New Cisco switch flaw could lead to DoS attacks

The vulnerability exists in Cisco's Internetwork Operating System SNMP service

The Department of Homeland Security and US-CERT are warning of a serious vulnerability affecting several Cisco Systems Inc. switches and routers that could result in sustained denial-of-service conditions.

The flaw exists in Cisco's Internetwork Operating System (IOS) SNMP service and could allow remote attackers to cause vulnerable systems to repeatedly reboot when processing specific SNMP requests. If carried out long enough, such attacks could lead to sustained DoS conditions, the US-CERT said in an advisory posted earlier today.

The latest SNMP vulnerability is different from a previous flaw also affecting IOS that was announced by Cisco yesterday. That vulnerability had to do with a flaw in the TCP specification and is not specific to Cisco products (see story).

According to a statement on Cisco's site, the latest SNMP vulnerability affects only certain releases of IOS software. Affected versions include 12.0S, 12.1E, 12.2, 12.2S, 12.3, 12.3B and 12.3T, according to Cisco.

Several factors make the SNMP vulnerability particularly dangerous, said Amit Yoran, director of the National Cyber Security Division of the DHS, in a news conference announcing the flaw this morning.

Among them are the breadth of Cisco products affected by the flaw, the widespread deployment of such products and the fact that it is relatively easy for attackers to take advantage of the vulnerability, Yoran said. The fact that few preconditions need to exist for it to be exploited is another major reason for concern, Yoran said.

"A freshman programmer can attack this vulnerability and crash a router," Yoran said.

"There's very little by way of resources that is needed to mount an attack," said Shawn Hernan, a member of CERT's technical staff. "An ordinary desktop is more than sufficient" to take advantage of the flaw, Hernan said. Even companies that follow security best practices are unlikely to be safe from attacks.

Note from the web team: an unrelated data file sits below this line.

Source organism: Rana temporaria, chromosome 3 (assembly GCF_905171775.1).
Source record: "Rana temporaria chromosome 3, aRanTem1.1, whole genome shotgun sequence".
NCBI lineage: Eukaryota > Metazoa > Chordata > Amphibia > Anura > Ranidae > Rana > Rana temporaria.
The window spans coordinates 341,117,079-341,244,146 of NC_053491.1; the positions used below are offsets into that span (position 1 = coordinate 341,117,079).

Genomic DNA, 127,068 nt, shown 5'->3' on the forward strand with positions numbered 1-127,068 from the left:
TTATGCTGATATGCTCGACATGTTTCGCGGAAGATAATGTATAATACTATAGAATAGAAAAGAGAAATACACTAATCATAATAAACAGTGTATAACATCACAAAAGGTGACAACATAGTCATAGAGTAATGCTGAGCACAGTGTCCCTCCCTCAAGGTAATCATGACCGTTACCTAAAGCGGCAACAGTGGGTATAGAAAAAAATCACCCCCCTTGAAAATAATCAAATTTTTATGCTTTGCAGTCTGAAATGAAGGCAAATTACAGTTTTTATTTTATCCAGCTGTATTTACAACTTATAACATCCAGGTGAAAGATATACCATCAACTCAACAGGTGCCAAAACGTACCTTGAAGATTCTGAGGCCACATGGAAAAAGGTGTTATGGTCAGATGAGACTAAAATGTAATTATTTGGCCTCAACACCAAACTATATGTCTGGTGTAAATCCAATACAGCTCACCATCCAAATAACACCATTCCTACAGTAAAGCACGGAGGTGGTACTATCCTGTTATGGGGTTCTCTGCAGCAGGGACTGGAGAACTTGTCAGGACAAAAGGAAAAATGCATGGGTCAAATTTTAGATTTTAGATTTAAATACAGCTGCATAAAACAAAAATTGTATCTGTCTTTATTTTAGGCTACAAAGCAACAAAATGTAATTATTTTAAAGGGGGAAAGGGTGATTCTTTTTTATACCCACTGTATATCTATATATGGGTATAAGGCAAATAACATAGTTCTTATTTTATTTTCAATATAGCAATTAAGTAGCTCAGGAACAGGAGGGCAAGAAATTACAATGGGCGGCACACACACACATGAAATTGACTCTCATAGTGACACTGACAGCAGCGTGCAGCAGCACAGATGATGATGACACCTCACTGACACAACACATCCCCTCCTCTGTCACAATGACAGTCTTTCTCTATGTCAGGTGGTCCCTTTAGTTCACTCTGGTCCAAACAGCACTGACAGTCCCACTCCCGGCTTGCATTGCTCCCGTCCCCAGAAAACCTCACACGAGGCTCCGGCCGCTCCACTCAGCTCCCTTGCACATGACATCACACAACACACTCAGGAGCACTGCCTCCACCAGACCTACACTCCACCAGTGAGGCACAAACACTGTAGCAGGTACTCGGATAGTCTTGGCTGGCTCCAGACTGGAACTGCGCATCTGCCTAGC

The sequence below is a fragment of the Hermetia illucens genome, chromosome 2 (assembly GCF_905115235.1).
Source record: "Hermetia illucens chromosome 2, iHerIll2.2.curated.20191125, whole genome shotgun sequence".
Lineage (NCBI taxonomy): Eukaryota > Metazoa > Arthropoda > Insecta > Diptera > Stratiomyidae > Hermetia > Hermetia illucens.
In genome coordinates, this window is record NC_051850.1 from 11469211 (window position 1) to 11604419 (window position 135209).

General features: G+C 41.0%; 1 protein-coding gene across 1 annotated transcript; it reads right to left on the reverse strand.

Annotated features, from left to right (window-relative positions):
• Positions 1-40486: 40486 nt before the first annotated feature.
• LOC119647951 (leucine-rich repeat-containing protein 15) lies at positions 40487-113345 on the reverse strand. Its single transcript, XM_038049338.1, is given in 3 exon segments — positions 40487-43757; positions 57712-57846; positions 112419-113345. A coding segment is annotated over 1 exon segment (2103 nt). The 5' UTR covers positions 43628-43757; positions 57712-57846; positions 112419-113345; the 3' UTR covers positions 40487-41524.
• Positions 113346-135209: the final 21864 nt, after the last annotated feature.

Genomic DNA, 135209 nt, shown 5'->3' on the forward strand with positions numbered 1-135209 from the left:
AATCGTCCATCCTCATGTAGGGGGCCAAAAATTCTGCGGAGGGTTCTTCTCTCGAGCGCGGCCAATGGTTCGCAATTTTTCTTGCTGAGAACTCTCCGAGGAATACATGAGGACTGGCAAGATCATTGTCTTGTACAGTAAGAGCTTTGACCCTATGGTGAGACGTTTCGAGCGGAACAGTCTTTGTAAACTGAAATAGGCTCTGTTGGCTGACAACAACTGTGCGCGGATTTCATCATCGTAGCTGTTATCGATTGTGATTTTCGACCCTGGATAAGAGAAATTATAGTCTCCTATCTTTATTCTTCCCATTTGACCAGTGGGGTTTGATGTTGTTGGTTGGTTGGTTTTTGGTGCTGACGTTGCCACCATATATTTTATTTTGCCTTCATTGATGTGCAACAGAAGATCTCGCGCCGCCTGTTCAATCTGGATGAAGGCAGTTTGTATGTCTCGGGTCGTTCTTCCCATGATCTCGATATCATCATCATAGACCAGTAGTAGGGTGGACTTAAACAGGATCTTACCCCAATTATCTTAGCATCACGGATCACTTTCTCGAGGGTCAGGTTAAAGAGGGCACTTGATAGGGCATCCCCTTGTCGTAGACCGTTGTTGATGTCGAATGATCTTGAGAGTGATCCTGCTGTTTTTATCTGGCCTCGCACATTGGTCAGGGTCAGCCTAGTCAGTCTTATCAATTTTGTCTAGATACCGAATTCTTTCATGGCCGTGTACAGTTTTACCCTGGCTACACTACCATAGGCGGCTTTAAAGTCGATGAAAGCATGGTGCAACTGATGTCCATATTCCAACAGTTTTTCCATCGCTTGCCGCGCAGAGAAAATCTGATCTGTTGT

As a result, the best approach is to apply patches Cisco has made available as soon as possible, Hernan said.

Cisco also announced several work-arounds; Recommended fixes include disabling SNMP processing on devices running affected versions of IOS, using access-control lists to block traffic to affected ports and blocking individual ports.

Such work-arounds, though, are complex to implement and may require local expertise, Hernan said.

In many cases they may also require crucial services to be disabled as a result, Yoran said. The work-arounds depend "very much on local considerations. This is not something where standard best practices are going to be affective," he said.

Given the serious nature of the flaw, the US-CERT has been in touch with its counterparts in other countries and has shared technical details with them, Hernan said.

As with the SNMP vulnerability, the TCP flaw allows remote attacks to disrupt mail and router service, leading to potential DoS conditions.

The flaw, disclosed by the U.K.'s National Infrastructure Security Co-ordination Centre, involves a long-known weakness in TCP that could allow malicious hackers to launch so-called router reset attacks. Particularly vulnerable to the TCP flaw are the Internet's Border Gateway Protocol routers, which are used to share traffic routing information on the Internet.

Unlike the TCP flaw, which affects all products using the protocol, the SNMP flaw is specific to Cisco's implementation.

Users that deal with the SNMP flaw via Cisco's updates will also be patched against the TCP flaw, Hernan said. However Cisco routers that aren't affected by the SNMP flaw may still need to be separately patched against the TCP vulnerability.


Copyright © 2004 IDG Communications, Inc.

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